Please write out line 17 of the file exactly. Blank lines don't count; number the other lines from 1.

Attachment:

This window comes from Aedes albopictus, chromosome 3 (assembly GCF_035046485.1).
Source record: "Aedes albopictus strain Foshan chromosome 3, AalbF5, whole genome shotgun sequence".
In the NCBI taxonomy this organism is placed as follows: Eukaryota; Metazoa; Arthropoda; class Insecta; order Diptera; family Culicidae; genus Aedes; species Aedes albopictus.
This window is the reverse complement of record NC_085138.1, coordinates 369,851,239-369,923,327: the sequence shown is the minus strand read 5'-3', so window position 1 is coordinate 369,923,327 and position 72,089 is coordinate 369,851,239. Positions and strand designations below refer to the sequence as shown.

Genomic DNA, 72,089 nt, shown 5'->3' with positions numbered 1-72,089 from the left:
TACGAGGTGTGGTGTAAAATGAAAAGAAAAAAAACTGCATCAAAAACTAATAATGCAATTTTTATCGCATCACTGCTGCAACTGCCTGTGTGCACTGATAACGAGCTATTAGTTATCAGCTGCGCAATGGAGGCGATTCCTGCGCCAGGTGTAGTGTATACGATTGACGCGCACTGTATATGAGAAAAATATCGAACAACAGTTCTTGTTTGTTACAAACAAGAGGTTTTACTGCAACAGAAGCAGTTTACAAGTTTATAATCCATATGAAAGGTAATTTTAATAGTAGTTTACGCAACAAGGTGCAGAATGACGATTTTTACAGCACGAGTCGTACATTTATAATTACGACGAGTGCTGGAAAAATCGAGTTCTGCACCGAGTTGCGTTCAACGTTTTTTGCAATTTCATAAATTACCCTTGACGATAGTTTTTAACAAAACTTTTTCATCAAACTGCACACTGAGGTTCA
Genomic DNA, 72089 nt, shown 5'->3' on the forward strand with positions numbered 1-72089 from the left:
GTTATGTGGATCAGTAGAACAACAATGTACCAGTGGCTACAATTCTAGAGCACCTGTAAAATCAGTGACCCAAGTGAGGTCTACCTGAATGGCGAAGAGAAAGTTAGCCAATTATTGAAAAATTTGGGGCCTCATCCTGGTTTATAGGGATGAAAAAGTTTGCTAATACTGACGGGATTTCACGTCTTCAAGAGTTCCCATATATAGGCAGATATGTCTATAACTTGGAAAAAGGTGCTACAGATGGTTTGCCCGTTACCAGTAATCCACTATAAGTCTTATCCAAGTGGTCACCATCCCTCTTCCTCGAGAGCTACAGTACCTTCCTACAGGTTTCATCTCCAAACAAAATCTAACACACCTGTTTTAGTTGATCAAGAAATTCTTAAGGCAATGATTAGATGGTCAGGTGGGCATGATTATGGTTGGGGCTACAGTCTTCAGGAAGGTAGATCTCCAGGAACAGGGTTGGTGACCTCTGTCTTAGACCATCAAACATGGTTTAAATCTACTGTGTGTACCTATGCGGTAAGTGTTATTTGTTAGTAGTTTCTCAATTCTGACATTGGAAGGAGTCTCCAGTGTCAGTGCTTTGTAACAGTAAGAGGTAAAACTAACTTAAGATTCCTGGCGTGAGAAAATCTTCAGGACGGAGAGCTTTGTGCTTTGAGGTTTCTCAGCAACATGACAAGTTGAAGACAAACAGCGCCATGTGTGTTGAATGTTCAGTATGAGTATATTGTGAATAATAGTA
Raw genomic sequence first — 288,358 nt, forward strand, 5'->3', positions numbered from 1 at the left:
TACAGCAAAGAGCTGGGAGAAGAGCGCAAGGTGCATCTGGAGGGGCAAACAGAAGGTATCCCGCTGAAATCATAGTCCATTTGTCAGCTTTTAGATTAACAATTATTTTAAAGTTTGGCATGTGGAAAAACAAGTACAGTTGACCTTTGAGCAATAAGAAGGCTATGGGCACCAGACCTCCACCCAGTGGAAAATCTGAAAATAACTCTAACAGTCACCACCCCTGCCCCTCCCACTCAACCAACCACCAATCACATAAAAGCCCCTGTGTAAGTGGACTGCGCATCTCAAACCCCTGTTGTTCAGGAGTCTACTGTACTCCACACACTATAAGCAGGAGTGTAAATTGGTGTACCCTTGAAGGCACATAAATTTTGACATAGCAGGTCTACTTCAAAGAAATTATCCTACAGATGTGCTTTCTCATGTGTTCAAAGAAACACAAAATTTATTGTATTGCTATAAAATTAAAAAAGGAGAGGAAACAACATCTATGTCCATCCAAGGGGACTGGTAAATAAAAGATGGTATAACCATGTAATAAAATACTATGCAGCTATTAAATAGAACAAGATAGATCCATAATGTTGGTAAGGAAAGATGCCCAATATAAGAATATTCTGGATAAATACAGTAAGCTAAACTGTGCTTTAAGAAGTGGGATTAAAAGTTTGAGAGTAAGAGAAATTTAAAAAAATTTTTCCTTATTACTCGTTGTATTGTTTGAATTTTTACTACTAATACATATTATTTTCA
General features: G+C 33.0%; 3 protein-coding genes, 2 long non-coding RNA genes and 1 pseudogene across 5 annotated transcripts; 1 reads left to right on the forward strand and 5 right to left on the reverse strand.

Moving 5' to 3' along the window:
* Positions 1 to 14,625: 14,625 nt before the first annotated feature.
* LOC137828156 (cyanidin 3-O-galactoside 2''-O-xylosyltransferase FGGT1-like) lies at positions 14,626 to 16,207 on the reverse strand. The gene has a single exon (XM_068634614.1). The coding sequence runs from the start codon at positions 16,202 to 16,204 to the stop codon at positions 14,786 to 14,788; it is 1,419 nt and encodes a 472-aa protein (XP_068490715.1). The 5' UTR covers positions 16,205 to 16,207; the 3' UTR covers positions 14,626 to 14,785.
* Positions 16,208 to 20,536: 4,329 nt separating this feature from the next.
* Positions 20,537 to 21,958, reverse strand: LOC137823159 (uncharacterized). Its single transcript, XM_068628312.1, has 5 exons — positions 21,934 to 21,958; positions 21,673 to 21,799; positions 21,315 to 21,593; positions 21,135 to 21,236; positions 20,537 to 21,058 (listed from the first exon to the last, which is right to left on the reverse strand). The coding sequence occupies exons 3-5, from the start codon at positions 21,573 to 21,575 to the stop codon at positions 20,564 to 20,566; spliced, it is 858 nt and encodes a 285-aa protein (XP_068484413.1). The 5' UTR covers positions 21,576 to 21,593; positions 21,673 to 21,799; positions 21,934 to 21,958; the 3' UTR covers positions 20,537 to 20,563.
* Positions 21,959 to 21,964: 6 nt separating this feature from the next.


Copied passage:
* Positions 21,959 to 21,964: 6 nt separating this feature from the next.